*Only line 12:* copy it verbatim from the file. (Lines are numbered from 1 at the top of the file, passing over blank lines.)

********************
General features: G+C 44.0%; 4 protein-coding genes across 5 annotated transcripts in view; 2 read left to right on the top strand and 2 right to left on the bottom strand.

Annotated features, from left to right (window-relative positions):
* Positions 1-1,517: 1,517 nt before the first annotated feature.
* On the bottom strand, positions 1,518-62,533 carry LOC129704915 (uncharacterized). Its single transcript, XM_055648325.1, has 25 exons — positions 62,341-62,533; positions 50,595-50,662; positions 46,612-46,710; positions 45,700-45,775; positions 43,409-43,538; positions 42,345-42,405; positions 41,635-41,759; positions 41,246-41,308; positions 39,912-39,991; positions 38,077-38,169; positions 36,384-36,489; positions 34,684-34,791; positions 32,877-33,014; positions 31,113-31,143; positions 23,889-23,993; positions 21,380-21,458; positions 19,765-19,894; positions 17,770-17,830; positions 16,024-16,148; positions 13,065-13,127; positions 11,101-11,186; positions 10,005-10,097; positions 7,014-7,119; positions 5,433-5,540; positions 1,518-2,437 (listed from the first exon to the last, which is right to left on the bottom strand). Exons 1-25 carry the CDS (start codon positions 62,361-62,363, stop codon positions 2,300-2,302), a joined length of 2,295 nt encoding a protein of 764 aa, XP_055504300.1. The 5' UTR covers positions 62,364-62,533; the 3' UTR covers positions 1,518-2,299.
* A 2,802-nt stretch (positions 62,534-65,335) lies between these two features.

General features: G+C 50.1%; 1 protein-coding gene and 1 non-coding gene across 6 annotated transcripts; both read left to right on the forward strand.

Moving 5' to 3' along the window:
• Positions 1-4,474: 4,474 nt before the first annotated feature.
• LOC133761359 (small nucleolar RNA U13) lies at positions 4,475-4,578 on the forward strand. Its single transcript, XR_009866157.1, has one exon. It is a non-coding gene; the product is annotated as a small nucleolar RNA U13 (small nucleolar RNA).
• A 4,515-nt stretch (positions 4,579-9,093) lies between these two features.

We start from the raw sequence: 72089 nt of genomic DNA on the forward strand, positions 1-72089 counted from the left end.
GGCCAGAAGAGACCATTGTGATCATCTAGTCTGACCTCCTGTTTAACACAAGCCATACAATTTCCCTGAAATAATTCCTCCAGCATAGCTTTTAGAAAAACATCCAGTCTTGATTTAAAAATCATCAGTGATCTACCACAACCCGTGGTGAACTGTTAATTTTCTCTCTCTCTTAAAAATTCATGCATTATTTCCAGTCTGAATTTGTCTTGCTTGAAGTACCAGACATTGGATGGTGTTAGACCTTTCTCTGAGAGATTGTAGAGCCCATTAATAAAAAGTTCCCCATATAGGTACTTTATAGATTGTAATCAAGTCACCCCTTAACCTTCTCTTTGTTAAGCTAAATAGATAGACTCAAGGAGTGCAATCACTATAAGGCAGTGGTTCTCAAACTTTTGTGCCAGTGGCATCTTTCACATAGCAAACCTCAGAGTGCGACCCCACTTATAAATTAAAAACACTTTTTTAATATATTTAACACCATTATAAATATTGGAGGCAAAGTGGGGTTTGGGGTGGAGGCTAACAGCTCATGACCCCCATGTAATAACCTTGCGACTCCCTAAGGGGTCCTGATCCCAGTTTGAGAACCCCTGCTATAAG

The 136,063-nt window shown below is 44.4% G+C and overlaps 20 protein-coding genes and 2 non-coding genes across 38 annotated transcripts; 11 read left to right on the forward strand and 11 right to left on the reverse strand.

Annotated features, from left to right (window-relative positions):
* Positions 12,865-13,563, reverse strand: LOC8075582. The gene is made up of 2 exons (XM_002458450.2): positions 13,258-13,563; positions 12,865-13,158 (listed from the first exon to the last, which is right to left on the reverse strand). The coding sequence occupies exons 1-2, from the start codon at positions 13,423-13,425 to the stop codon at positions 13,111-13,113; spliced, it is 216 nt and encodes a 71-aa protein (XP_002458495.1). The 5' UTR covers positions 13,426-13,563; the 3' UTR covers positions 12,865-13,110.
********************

GGCCAGAAGAGACCATTGTGATCATCTAGTCTGACCTCCTGTTTAACACAAGCCATACAATTTCCCTGAAATAATTCCTCCAGCATAGCTTTTAGAAAAACATCCAGTCTTGATTTAAAAATCATCAGTGATCTACCACAACCCGTGGTGAACTGTTAATTTTCTCTCTCTCTTAAAAATTCATGCATTATTTCCAGTCTGAATTTGTCTTGCTTGAAGTACCAGACATTGGATGGTGTTAGACCTTTCTCTGAGAGATTGTAGAGCCCATTAATAAAAAGTTCCCCATATAGGTACTTTATAGATTGTAATCAAGTCACCCCTTAACCTTCTCTTTGTTAAGCTAAATAGATAGACTCAAGGAGTGCAATCACTATAAGGCAGTGGTTCTCAAACTTTTGTGCCAGTGGCATCTTTCACATAGCAAACCTCAGAGTGCGACCCCACTTATAAATTAAAAACACTTTTTTAATATATTTAACACCATTATAAATATTGGAGGCAAAGTGGGGTTTGGGGTGGAGGCTAACAGCTCATGACCCCCATGTAATAACCTTGCGACTCCCTAAGGGGTCCTGATCCCAGTTTGAGAACCCCTGCTATAAG